The United States tested e-mail technology that bypasses foreign government censorship or even Internet shutdowns. But it's not yet clear how well it would have worked during the recent Internet shutdown in Egypt.
The United States
government has a special e-mail system that will allow information to be
transmitted even if a foreign government cuts off the country's news and
Internet communications with the rest of the world, according to a report from
the Broadcasting Board of Governors, an independent U.S.
agency responsible for all non-military international broadcasting. The BBG
controls seven international broadcast networks, including Voice of America.
Since news and Internet service has been restored to Egypt
as of Feb. 2, it's not likely the government will be using the technology
within the country at this time. It's unclear how well this system would work
in an Egypt-style shutdown, where Internet service was affected within the
country as well.
According to the report, obtained through a Freedom of Information Act and
posted on GovernmentAttic.org
on Jan. 31
, BBG conducted a test in China
to bypass the country's censorship program between March and June 2010. The
test transmitted news feeds from Voice of America, CKXX and China Weekly using
the "Feed Over E-mail" (FOE)
system, the report said.
The FOE system transmits news feeds,
regular computer files and proxy
to recipients via compressed and encrypted e-mail
messages that can't be blocked by keyword filters, according to the report.
Recipients need an e-mail account with a service provider based outside of the
locked-down country, such as Google's Gmail service, to unpack the messages
sent by the FOE system back to its original
form, either as RSS feeds or downloading files, the report said.
"FOE can push new proxy addresses to
users so they can browse the uncensored Internet via one of our web-based proxy
servers," the report states. Users can also use FOE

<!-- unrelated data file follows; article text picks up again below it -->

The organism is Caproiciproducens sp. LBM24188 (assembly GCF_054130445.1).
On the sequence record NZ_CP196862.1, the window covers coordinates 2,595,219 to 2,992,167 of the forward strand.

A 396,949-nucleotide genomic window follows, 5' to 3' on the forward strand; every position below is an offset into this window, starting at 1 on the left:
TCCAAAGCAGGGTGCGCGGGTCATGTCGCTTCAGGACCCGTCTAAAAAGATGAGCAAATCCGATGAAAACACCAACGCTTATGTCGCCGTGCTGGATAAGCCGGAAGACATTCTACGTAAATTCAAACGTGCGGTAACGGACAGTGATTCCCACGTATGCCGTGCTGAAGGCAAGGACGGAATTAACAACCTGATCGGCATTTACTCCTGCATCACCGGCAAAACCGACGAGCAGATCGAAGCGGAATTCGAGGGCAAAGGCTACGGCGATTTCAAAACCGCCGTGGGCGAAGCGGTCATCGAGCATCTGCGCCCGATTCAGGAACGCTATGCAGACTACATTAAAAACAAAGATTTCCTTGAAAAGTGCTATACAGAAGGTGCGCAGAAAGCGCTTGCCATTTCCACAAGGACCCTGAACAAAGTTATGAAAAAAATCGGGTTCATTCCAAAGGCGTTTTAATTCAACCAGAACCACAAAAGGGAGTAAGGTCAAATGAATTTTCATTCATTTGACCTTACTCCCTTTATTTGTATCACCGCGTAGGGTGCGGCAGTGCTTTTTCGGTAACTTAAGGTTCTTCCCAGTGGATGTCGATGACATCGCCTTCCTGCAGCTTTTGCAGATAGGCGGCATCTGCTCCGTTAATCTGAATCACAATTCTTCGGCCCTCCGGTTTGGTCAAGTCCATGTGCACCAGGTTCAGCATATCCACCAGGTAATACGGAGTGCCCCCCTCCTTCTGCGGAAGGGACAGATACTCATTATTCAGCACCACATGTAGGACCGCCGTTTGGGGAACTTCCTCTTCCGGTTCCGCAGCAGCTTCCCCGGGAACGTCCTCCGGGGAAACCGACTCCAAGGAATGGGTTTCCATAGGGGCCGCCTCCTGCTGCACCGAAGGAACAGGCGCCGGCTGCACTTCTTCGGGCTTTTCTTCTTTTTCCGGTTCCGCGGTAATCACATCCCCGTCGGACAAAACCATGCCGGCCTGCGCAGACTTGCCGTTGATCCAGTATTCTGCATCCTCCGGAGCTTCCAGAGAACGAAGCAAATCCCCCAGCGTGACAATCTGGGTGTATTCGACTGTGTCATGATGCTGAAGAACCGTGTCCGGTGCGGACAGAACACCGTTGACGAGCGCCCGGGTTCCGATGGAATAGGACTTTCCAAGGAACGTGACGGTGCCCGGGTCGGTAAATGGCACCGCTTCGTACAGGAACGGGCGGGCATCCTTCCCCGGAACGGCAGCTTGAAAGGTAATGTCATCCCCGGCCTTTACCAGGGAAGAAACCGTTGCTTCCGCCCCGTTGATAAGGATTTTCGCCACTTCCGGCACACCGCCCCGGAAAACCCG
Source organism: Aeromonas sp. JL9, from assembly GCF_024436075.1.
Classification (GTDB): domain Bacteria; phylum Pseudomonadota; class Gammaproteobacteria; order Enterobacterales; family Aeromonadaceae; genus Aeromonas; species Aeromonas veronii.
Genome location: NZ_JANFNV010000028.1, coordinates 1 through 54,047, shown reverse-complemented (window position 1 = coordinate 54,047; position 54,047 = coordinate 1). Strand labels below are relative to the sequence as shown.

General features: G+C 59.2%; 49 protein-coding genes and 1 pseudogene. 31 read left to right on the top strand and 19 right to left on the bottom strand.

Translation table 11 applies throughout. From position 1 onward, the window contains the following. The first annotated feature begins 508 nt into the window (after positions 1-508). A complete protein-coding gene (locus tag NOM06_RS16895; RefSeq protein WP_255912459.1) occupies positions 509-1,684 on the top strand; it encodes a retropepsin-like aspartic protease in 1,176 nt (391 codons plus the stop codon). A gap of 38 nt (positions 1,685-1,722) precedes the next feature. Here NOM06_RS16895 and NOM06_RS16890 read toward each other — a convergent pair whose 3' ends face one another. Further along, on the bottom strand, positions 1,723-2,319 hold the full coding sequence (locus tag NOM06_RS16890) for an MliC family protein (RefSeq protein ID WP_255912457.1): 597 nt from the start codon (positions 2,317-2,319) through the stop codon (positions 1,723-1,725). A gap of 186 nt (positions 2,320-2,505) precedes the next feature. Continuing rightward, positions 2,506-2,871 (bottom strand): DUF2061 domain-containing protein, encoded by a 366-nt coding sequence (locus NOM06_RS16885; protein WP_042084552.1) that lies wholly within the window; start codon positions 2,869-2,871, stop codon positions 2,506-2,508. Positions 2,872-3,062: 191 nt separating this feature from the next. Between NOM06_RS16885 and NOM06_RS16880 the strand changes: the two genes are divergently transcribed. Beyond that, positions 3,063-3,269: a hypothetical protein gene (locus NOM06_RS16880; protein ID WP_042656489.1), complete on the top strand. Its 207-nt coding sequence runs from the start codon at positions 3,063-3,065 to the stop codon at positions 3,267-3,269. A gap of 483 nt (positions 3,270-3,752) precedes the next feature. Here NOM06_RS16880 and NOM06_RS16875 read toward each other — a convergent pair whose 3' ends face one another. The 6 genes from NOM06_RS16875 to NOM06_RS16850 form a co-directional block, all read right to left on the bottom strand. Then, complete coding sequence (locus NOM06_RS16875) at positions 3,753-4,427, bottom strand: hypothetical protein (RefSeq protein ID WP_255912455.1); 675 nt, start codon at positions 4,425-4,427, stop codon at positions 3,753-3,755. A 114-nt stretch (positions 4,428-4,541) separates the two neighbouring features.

to download free proxy network software from Tor, Freegate or Ultrasurf.
The system complements existing proxy networks used to bypass censors,
giving users access to blocked information, according to the report. The United
States already relies on proxy
to provide news to 21 countries, including Egypt,
Iran and Cuba.
"FOE is not a proxy solution but it
succeeded in what it intended to do," the team members wrote. "Once
set up, it worked automatically without user intervention," said the
An "anti-censorship team" at BBG's technology services and
innovation office performed tests over the FOE
system in Washington, D.C.;
Hong Kong; and two cities in China,
Shenzen and Beijing, according to
the report. The test used fairly mundane equipment, including a Lenovo T400
laptop running Microsoft's Windows 7 Ultimate, a Sony notebook with Windows XP
Professional and a Dell desktop with Windows XP Professional, the report said.
The transmissions were sent over China Telecom's residential broadband service
at a WiFi spot in a shopping mall, Chinanet, and Hong Kong's
But "while FOE performed well in all
tests, it is unclear how well the technology will work when it opens to the
public," the members noted.
In response to the popular demonstrations against Egyptian President Hosni
Mubarak's 30-year rule, the government reportedly ordered the five largest
telecommunication carriers to turn
off Internet connectivity
on Jan. 27. The last remaining Internet service
provider, Noor Group, went dark on Jan. 31.
"In an action unprecedented in Internet history, the Egyptian
government appears to have ordered service providers to shut down all
international connections to the Internet," James Cowie of Renesys said in
a blog post.
As a result of the shutdown, users were unable to access sites outside of Egypt,
such as Twitter and Facebook, but it's unclear how extensive the shutdown was
for services within the country, Asaf Greiner, vice president of products at
Commtouch, told eWEEK. Access to the proxy networks can use a protocol
different from the one being blocked by the authorities, he said.
dozens of Internet providers, but with major carriers offline, their ability to
communicate was impacted. There were some telecommunications providers, such as
, who provided dial-up services to customers with landlines.
Google also implemented a speech-to-Twitter
In this kind of a situation, the FOE
system, had it been deployed in Egypt,
would have ensured information continued to flow in and out of Egypt
over the past five days.
In public remarks Friday night after a conversation with the beleaguered
Egyptian leader, President Obama said, "I also call upon the Egyptian
government to reverse the actions that they've taken to interfere with access
to the Internet, to cell phone service and to social networks that do so much
to connect people in the 21st century."